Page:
Death is everywhere in Al Aour. When a video surfaced late Sunday showing Islamic State fighters beheading 21 men in Libya, it seemed no family here was spared. Thirteen of the victims hailed from this dusty Egyptian town, roughly three hours south of Cairo.
The men were laborers, gone for months on end, who sent home hard-earned money to feed entire families. They left their impoverished home in Egypt to work in Libya for a better future, despite the dangers. What they found instead was a militant group hell-bent on humiliating and harming them because they were Christian. While most of the people killed by the Islamic State have been Muslim, the group’s recent propaganda video made a point to threaten Christianity as a religion. The fact that the 21 men were Egyptian made them even more sought-out targets: citizens of a country cracking down on Islamists both within its own borders and inside Libya.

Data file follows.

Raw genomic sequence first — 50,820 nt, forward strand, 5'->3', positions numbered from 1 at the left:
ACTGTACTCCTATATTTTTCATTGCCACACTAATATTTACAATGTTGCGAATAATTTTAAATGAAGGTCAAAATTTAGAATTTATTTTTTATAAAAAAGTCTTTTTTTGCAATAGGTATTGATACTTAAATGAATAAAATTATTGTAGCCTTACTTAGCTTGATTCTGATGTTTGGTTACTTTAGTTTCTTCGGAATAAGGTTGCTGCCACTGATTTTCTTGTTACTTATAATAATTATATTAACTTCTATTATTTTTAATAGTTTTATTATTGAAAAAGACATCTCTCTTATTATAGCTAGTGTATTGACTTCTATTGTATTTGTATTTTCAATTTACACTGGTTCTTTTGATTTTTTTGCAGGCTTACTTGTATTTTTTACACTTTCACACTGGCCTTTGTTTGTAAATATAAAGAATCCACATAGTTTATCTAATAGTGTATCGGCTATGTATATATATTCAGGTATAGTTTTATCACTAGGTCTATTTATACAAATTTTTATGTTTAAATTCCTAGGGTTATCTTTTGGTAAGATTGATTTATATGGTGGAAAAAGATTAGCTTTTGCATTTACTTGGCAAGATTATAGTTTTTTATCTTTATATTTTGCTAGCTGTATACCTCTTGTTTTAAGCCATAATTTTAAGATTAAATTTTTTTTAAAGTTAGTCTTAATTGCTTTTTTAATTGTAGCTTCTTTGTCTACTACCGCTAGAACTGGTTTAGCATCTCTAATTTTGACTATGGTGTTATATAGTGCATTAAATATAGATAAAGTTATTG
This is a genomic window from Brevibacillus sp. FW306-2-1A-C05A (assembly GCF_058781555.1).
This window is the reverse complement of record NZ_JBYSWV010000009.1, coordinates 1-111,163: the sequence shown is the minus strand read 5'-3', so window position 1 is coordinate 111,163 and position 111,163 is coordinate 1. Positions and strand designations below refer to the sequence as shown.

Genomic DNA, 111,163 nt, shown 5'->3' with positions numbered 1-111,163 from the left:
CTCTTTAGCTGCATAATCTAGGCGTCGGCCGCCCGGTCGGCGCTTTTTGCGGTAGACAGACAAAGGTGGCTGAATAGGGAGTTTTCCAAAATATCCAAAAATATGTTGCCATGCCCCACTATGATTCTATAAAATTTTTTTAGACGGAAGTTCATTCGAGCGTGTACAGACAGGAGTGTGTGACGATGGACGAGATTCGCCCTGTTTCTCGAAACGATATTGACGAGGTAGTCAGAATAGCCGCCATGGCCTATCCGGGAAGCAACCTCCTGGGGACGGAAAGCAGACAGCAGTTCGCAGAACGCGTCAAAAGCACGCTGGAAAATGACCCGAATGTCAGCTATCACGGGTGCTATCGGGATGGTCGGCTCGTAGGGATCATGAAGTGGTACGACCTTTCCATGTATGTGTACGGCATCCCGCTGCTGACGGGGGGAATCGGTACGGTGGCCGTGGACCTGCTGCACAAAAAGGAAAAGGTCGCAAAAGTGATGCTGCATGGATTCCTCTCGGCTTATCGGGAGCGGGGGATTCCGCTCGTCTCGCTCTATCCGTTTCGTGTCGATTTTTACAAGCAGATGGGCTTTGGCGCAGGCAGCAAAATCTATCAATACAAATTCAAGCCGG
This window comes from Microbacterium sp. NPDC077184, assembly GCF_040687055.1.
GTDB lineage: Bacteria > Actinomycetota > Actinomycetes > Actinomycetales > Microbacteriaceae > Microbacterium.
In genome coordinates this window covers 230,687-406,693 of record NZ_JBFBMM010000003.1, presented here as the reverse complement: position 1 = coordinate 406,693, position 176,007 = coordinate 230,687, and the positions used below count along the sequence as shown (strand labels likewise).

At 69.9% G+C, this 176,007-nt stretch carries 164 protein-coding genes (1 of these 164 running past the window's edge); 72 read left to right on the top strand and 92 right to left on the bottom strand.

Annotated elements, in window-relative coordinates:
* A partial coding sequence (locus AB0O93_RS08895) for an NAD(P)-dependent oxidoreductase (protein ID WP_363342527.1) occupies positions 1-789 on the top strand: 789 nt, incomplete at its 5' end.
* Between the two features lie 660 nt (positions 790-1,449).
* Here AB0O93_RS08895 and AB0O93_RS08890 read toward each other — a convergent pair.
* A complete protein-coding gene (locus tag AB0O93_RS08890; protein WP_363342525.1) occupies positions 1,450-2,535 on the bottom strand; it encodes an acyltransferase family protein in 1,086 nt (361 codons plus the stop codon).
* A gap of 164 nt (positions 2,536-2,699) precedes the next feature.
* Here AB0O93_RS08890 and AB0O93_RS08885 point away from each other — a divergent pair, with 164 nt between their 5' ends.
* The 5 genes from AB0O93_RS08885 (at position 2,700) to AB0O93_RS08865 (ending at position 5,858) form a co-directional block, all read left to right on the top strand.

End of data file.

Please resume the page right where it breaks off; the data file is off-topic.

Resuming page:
On Jan. 3 at around 2:30 a.m. in the coastal Libyan city of Sirte, masked gunmen began knocking on doors, according to survivors. They were looking for Christians marked with traditional tattoos on their hands that identified them as Copts, an ancient Christian sect in Egypt. Some men were pulled from their beds at gunpoint. Others hid and prayed, only to later see their captured friends and family members decapitated in a widely circulated and highly produced Islamic State video.
But in this tight-knit village, these men will not be remembered for their brutal murders. They are remembered as beloved husbands, sons, brothers, cousins and friends. In death, their lives are celebrated.
Here are the lives they lived, as told by family members.
SOURCE: Sophia Jones
The Huffington Post / The World Post